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Is there any Windows 7 application for that?

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Wasn't there a stack exchange partner site that did this about a year ago? It was on a stackoverflow podcast... I forget the name, and can't find any reference to it. –  Kjensen Apr 14 '11 at 10:42
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15 Answers 15

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Hitting F12 on IE8 it should start the Developer Tools that allows you to emulate IE7 (not IE6) using the Browser Mode.

IE8 emulates IE7

I suppose on IE9 you will be able to emulate back at least until IE7, but I'm only supposing because now it irritates me the simple idea to have to buy W7 in order to test this.


UPDATE: as specified by Jeff Atwood: IE9 emulates back until IE7 too.


UPDATE 2: as suggested by Nick in comments below, if you want to be 100% sure to emulate the old IE browsers you can use VMs provided by Microsoft (incredibly they are also provided for free). As a side note, keep in mind that testing on VMs is more time consuming than using IE Developer Tools, IMHO VMs testing might be worth when testing something that's JS/CSS greedy like a web app or a complex website, not for simple sites that use jQuery and some CSS.

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+1 - What perfect timing! An hour of my time was lost forever as I searched the entire company for someone still stuck in 2007 using IE7. Then it took a good 30 minutes to get a screen share with her so we could verify she was actually using IE7 and not IE8. Now, instead of installing Windows XP and IE7 on a VMWare image to fix my bug, I'll use your seemingly obvious, simplistic solution that has for so long seemed to escape my vision ;) How could I have missed this? Thank you!! –  jmort253 Mar 19 '11 at 2:53
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indeed, confirmed: IE9 lets you emulate IE7, IE8, IE9 and IE9 compatibility mode. –  Jeff Atwood Mar 22 '11 at 12:45
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Is the emulation exactly the same, or could there be some small differences. –  Saif Bechan Nov 20 '11 at 2:26
    
@Saif Bechan: there could be certaintly differencies considering the thousands of updates released continuosily by Microsoft for both their browsers and their Operative Systems. But think at the other possibilities to test IE: you would have to install 3 VM with Windows, one for IE7, one or IE8, and one for IE9. But also those testing environments might still be different from the final users environments that probably have installed (or have not installed) some Windows/IE/Office updates that you have not installed. –  Marco Demaio Dec 22 '11 at 18:18
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@MarcoDemaio There are definitely differences between IE 9's IE 7 mode and the real IE 7. I gave two examples here. –  Nick Jul 10 '12 at 16:52
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IE Tester It does IE6, 7, 8 & 9

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Except for some limitations that already make think it's not a reliable tester: 1. The Previous/Next buttons are not working properly; 2. Focus is not working properly; 3. windows.open does not return the newly created window but null. –  Marco Demaio Mar 18 '11 at 17:38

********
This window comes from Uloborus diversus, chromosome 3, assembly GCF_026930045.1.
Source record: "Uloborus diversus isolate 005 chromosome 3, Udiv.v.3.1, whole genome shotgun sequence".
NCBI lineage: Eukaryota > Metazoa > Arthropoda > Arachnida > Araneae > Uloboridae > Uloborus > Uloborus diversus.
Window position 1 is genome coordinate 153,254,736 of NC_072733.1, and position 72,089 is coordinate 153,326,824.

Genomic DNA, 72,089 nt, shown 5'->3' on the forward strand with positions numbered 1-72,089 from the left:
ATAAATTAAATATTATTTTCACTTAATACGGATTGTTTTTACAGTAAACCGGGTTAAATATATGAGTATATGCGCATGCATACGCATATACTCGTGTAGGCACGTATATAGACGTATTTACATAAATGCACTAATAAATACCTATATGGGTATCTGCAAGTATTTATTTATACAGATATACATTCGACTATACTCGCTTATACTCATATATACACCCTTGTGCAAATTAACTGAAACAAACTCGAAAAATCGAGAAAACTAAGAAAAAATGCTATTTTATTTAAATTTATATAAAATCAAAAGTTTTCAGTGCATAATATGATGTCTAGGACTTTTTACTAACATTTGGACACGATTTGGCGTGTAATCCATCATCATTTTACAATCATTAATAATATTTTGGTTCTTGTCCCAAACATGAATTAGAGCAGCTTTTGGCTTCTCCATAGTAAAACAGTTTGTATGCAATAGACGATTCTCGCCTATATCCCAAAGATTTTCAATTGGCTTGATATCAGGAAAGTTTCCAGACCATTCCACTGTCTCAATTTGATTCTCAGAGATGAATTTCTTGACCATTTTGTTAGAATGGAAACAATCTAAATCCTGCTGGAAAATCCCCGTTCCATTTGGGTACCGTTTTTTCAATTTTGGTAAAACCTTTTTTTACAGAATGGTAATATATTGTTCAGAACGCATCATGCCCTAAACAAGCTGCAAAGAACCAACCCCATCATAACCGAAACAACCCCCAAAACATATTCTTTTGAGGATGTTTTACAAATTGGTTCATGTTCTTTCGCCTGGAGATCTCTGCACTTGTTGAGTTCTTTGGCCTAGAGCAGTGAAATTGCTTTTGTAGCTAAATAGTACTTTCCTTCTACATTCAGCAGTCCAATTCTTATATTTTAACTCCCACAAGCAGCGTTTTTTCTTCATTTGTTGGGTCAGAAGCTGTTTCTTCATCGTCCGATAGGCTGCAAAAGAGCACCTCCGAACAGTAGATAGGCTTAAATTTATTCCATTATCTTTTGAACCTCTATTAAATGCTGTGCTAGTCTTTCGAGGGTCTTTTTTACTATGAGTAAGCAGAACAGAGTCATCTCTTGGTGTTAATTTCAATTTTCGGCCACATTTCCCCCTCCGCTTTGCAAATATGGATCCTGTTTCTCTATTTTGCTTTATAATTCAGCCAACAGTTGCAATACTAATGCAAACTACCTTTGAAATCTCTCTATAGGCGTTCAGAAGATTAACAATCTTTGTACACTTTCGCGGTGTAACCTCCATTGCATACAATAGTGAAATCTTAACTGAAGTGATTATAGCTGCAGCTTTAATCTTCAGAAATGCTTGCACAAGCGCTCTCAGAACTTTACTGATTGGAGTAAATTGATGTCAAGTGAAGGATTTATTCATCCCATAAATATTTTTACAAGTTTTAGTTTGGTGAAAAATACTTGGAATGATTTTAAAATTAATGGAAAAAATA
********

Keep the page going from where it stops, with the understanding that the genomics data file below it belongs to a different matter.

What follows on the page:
Interesting. I don't have those issues. –  John Conde Mar 18 '11 at 17:40
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they are written here as well know issue: my-debugbar.com/wiki/IETester/HomePage –  Marco Demaio Mar 18 '11 at 17:46
    
@marco, I must be running an older version before those bugs were introduced. Lucky me. :) Still, the browsers themselves do work and will do what needs to be done. –  John Conde Mar 18 '11 at 17:49
    
@marco I have always seen the note about Previous/Next buttons and I suppose under some conditions they may not work but they have always worked properly for me. –  joshuahedlund Aug 9 '12 at 21:05
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Direct from Microsoft for just this purpose:

Internet Explorer Application Compatibility VPC Image

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You can also use the browser shots website if you are testing layout. You put in the url and it returns images of your site in a bunch of different browsers.

http://browsershots.org/

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Sadly, it has not worked for IE for a while. You can choose it but it lists the servers as 'Unavailable' for IE in the status page. For IE only testing, Net Render does a simplistic but decent job: ipinfo.info/netrenderer –  Itai Mar 18 '11 at 18:18
    
@Itai - maybe that was temporary. I just tried Browsershots and it showed me screenshots of my test page in IE 6, 7, 8. IE9 is not an available option there. –  mvark Mar 19 '11 at 1:35
    
@mvark - Damn! I tried today too and the IE factories were offline, I'll try again. –  Itai Mar 19 '11 at 2:02
    
@lovefaithswing: interesting, pity they are just screen shots. But i agree that for free is better than nothing. –  Marco Demaio Feb 27 '12 at 12:10
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Microsoft recently released their own tool for testing compatibility with the IEs. It's supposed to make that process easier. It's called Modern.ie: http://www.modern.ie/

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Interesting link –  Marco Demaio May 17 at 15:36
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Microsoft also released "Expression Web 4" which is for the purpose to compare different IE Versions. But you need to pay for it and you need a Windows XP SP3 or any later Win-version.

Expression Web 3 is available to download for free, but only includes comparisons from IE6, IE7 to IE8. (lacking IE9)